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Learning the Essentials
Responders attend annual BP fire school.

Boiled down to essentials, the key lesson taught at the semi-annual BP fire school conducted in College Station, TX, can be defined in two words, said BP global response advisor Randal S. Fletcher.

“Mitigate risk,” he said.

Seventy-two firefighters from the United States, United Kingdom, Trinidad and Tobago and Azerbaijan gathered at Texas A&M University’s Texas Engineering Extension Service fire field in May for the BP’s first 2013 fire school. “We typically draw a broad international base of students from our BP assets globally, each class is unique in the mix of students,” he said.

Fletcher provides guidance on crisis management and incident response capabilities for BP International Ltd. He also provides response expertise and advice during incidents. Fletcher manages BP’s regional response teams, ensuring effective response training.

“We want to put BP in a strong position to respond effectively when an incident occurs,” he said.

 “We train our firefighters to think,” Fletcher said. “Well trained firefighters are capable of reading the fire, matching the conditions to the equipment and techniques necessary, to respond in a safe way to reduce the size and intensity of the problem. You’ve got to bring that together to be effective.”

Using the variety of industrial fire props available at TEEX’s Brayton Fire Training Field, BP brings in its own instructors to provide the training. Firefighters spend the mornings in the classrooms and then move outdoors to put their lessons to practical use on the fire field, Fletcher said.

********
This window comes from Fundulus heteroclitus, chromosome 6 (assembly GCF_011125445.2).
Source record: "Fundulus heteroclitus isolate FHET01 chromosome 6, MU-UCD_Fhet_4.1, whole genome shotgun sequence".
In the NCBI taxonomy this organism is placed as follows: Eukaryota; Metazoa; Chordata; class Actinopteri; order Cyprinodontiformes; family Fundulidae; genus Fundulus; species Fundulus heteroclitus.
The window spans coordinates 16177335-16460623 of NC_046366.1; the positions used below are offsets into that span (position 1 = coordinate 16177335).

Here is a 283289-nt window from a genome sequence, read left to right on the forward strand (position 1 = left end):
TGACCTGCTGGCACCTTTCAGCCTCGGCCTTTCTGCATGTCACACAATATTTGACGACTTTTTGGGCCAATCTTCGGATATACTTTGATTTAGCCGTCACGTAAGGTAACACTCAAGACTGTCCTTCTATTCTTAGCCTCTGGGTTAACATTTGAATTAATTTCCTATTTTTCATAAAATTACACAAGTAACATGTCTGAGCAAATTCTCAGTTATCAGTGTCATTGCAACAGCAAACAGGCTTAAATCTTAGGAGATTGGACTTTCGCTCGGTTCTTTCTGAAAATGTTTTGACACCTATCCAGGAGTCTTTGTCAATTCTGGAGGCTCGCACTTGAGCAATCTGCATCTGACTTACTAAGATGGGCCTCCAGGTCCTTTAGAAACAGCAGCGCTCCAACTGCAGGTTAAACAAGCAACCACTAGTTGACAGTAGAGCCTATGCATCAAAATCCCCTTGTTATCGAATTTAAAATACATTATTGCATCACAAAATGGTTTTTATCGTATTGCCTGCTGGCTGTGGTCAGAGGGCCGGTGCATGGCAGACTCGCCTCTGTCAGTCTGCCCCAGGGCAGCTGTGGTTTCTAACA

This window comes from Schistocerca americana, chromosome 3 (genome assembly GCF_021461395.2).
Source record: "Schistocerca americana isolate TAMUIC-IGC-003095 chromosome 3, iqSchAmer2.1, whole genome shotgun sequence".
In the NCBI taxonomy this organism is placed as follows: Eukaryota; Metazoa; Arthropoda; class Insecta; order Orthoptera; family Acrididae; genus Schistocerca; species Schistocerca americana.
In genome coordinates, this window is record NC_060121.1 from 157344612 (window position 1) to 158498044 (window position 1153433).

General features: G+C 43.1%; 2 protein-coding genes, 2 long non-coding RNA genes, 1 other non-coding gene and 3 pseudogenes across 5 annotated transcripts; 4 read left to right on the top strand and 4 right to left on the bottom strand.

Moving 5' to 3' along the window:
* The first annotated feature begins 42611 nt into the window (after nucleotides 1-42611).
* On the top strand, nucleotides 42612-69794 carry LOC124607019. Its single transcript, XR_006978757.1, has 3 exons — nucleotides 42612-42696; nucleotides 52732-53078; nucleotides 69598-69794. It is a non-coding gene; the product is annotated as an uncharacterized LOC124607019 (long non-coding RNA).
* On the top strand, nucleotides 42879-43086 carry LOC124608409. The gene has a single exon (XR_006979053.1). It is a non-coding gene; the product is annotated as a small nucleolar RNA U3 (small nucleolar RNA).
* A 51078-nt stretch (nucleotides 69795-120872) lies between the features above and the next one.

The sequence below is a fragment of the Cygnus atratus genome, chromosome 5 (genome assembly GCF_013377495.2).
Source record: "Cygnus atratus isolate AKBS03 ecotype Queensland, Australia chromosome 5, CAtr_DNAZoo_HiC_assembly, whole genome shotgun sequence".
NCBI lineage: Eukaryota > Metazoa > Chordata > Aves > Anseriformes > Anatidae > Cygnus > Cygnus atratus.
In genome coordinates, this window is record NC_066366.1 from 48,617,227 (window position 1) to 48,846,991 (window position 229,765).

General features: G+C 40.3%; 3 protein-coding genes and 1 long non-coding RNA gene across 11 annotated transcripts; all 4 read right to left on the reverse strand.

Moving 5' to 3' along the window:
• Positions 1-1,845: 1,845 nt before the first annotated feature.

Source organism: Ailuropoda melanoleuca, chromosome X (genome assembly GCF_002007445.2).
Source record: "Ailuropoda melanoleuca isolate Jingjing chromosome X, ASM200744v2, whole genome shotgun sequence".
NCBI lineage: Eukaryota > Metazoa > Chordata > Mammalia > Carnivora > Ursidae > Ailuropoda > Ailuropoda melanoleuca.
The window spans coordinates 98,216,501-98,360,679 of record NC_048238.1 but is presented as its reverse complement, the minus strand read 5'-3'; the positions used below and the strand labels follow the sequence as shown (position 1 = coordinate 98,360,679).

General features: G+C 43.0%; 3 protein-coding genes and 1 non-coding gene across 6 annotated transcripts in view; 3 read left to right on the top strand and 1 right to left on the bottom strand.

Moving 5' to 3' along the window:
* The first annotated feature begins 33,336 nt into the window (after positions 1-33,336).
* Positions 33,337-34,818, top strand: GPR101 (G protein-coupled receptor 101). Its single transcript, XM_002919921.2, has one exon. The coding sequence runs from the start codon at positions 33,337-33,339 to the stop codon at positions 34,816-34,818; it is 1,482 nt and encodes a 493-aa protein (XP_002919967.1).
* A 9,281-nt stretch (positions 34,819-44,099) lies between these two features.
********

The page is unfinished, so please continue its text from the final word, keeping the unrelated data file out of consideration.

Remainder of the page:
“Our goal is to create a realistic training experience,” Fletcher said. That requires the students to combine knowledge and skills to solve the fire response problems.

“The next day we take it to another level,” he said. “When we put the firefighters on the field in the afternoon we expect them to apply the first day’s classroom training as well as the second day. The idea is to build on their skill set.”

The five-day fire school concludes with a written exam and a performance test, Fletcher said.

“The written exam captures the knowledge,” he said. “The performance test combines knowledge and skill, to prove they truly can perform to the competency expectations developed throughout the week.  We hope to produce competent front line responders.”

 “Fire fighting is a competency that must be understood and executed well,” he said. “This is not a low risk activity. It is a managed risk activity.”

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